Like many of you, I had long heard and read that children find it very easy to pick up foreign languages. In my own family, I had the example of my father – he was raised in an all-German speaking home, but when he went to school at the age of 6, he picked up English quickly and easily. I kind of assumed that most kids would be able to do this.
Then, I started teaching. At each of the schools I taught at, there were children who were from various foreign countries. Many of them did not speak English at home, but they were all in English-speaking schools, and, I assume, watched at least some television in English and probably had other day-to-day exposure to the English language. Most of them could not speak very much English at preschool or kindergarten age, and continued to struggle on through the elementary years. Some of these kids had been in English-speaking daycare since infancy, and yet still struggled. I was really astonished!
I realized that it isn’t a “given” that someone will speak another language fluently, even when immersed in it from birth. Much can depend on the child’s natural ability, as well as the difference between the native language and the second one (phonetic sounds, for instance, that are present in one of the languages but not the other).
Some people seem to have a natural facility for languages, and learn several without a problem, but that is not the case for most people. Most people struggle to memorize some nouns and verbs, and never string together sentences easily and quickly. I believe this is true even when language instruction is begun at a young age.
I personally fall into the “no facility with foreign languages” camp, and despite the fact that my dad taught us many German words as young children, I didn’t find German class in high school or college to be very helpful. Frankly, I considered much of it to be a big waste of my time.
A few years ago, columnist and author Marilyn vos Savant (who has the highest recorded IQ in the world) was asked about the value of foreign language study. Her answer was that it wasn’t very valuable; it would be a much better use of time if people studied their own languages more, increasing their vocabularies and writing abilities.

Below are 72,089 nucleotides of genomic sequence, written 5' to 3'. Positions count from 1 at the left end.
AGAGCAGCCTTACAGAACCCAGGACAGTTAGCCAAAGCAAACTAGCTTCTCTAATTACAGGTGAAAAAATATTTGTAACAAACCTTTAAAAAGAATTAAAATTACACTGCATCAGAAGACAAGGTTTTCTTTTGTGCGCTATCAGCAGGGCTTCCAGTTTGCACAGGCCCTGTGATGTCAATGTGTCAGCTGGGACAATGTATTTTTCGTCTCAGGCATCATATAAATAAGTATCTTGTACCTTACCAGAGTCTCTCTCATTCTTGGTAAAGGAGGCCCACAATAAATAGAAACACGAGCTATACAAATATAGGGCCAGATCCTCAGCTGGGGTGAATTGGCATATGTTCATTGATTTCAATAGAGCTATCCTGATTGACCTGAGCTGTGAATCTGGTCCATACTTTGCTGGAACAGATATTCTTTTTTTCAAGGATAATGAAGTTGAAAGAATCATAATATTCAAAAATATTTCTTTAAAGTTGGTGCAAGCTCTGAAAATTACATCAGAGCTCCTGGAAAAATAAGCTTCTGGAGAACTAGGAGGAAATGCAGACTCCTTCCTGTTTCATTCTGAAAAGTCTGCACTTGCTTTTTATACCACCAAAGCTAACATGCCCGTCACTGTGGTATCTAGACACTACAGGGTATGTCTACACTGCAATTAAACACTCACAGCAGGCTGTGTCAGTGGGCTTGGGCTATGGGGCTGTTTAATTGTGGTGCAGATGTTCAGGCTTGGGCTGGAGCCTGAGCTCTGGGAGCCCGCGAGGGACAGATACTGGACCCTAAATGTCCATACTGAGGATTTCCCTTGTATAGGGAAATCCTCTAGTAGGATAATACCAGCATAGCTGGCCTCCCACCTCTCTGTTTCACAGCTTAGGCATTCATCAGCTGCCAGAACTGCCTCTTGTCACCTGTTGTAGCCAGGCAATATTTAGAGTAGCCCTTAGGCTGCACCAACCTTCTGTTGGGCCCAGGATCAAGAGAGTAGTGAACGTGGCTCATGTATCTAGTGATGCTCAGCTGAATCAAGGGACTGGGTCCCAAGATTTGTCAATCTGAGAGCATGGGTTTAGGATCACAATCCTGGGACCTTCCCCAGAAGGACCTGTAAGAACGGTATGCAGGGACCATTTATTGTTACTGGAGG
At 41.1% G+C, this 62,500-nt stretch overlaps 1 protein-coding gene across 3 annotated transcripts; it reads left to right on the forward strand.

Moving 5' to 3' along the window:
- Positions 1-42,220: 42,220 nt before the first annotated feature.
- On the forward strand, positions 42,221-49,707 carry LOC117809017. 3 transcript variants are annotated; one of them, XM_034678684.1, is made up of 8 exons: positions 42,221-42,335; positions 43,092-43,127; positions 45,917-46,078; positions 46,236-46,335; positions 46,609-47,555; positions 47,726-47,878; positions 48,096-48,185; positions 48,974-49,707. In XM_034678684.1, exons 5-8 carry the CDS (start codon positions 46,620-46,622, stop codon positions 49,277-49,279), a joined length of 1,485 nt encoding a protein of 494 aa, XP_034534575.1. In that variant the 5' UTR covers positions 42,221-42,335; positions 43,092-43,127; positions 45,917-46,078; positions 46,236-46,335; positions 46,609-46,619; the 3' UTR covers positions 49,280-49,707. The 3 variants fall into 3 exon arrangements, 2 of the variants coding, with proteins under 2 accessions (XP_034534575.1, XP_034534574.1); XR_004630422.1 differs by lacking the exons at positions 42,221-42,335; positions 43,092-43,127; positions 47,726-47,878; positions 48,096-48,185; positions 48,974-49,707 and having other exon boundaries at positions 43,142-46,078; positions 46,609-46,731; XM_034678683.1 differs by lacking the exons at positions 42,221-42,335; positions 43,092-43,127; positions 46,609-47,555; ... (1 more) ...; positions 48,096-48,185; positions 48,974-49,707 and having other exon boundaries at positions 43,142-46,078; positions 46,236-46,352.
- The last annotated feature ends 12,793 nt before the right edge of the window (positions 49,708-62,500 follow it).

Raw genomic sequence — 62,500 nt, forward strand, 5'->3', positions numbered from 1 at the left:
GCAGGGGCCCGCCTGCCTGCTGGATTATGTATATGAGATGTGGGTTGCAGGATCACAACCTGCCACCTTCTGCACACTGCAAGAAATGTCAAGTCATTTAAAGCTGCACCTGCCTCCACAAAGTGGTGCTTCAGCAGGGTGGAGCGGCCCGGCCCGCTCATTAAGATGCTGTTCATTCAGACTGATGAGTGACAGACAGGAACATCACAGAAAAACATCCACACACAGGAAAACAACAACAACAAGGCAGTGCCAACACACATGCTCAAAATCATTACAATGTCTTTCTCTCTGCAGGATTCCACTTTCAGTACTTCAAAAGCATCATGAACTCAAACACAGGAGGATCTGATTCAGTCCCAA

Needless to say, she received much flak for this answer. Many people disagreed with her, and felt that foreign language study was very important. They cited studies that show that children who study foreign languages do better on standardized tests (in their own language), and show better cognitive and problem solving abilities.
Other people mentioned that many occupations require a second language, or that children may need to learn the language of their heritage to communicate with members of their family.
I sort of agree with Marilyn, but with the caveat that her advice applies mostly to English-speaking people. People in other countries will most probably learn English as their second language, and it is definitely in their best interests to do so. That means that English speakers will always find it easier to navigate in a foreign country than the other way around.
I’ve got mixed feelings about foreign language study. I can see its value for increasing vocabulary and understanding of grammar and writing. I can see how many industries need people who are fluent in more than one language. I can see how family ties make it important to know more than one language. I just personally never benefited from my study of German. If my teachers had approached it as simply a way to learn about words, rather than trying to make German speakers out of us, I might have enjoyed it more.
For me, its real value would have been an academic one, not a practical one. Practically speaking, it didn’t benefit me at all. Obviously I studied other things that I don’t find myself needing on a day-to-day basis, but most of them were a lot more enjoyable than German class! I’m not against foreign language study completely, but I don’t put quite the emphasis on it that other people might.